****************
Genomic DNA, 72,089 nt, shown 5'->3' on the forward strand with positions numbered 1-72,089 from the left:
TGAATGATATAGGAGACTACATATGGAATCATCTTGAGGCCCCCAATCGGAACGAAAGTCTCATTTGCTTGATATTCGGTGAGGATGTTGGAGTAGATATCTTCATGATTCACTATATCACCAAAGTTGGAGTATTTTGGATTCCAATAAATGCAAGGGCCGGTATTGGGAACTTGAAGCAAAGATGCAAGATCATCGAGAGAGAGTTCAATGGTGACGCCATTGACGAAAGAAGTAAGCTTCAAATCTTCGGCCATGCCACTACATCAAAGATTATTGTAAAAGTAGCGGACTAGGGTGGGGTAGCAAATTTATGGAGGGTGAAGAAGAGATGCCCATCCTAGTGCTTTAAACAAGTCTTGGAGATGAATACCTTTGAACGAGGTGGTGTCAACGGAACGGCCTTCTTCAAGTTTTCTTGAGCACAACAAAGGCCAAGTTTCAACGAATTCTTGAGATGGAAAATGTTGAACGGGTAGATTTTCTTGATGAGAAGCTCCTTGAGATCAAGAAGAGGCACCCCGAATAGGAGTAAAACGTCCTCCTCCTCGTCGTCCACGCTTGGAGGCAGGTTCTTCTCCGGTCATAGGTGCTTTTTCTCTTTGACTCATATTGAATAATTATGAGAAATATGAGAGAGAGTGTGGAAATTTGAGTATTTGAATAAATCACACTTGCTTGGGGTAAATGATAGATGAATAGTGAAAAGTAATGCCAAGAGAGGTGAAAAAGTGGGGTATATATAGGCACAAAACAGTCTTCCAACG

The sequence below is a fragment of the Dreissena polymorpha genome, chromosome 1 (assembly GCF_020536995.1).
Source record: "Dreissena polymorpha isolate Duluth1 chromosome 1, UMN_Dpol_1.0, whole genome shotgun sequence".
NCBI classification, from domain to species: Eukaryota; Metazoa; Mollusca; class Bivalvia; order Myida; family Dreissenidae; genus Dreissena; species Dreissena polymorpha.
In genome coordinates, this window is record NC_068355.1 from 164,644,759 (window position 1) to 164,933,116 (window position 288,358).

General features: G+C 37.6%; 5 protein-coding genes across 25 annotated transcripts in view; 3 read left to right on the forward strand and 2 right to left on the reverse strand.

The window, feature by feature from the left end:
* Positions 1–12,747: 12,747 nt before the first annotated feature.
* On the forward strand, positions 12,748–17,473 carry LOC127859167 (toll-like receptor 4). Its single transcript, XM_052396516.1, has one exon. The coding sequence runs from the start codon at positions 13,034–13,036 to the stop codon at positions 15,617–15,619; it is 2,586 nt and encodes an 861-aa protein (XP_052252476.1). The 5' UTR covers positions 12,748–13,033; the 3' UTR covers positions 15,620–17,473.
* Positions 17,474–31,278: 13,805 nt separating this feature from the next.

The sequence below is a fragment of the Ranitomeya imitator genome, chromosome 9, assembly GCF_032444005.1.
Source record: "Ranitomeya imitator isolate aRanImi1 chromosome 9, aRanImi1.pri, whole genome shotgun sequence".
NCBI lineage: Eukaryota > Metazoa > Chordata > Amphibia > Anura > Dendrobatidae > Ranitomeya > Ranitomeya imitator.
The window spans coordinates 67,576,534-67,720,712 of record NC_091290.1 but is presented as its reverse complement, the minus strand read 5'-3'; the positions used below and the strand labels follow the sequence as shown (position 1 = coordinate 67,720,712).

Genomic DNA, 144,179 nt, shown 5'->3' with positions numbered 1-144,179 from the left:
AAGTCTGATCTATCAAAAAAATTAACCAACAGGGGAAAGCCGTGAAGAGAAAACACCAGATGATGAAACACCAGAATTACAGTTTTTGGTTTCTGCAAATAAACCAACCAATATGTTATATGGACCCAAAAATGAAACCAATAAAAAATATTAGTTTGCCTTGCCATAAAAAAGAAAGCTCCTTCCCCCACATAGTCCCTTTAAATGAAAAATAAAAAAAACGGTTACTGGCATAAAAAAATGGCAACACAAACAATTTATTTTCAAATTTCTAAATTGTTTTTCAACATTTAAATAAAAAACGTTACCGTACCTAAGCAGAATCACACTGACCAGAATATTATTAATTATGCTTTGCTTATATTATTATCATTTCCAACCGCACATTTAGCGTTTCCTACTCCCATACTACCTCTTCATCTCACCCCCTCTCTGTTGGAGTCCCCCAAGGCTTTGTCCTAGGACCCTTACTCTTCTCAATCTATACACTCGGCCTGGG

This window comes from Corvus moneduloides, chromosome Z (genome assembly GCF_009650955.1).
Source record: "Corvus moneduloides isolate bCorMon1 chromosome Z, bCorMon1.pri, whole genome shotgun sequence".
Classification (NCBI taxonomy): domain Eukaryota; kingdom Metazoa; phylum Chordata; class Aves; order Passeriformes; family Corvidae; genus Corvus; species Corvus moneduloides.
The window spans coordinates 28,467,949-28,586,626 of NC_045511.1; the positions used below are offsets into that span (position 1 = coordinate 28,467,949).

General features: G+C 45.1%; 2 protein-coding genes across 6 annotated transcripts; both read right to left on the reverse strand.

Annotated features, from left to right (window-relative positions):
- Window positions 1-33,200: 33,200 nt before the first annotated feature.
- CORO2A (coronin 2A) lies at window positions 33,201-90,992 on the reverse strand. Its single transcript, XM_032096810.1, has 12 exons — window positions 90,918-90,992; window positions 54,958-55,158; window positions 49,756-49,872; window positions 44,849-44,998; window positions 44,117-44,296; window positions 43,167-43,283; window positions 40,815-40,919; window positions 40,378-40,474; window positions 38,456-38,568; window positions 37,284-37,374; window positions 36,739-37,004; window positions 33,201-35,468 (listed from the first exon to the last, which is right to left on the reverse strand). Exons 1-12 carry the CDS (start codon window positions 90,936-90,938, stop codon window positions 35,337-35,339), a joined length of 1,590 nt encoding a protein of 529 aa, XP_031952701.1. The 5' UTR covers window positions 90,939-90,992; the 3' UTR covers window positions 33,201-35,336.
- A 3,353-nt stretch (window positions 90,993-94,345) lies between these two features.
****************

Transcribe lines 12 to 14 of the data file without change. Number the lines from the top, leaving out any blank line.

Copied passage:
The sequence below is a fragment of the Ranitomeya imitator genome, chromosome 9, assembly GCF_032444005.1.
Source record: "Ranitomeya imitator isolate aRanImi1 chromosome 9, aRanImi1.pri, whole genome shotgun sequence".
NCBI lineage: Eukaryota > Metazoa > Chordata > Amphibia > Anura > Dendrobatidae > Ranitomeya > Ranitomeya imitator.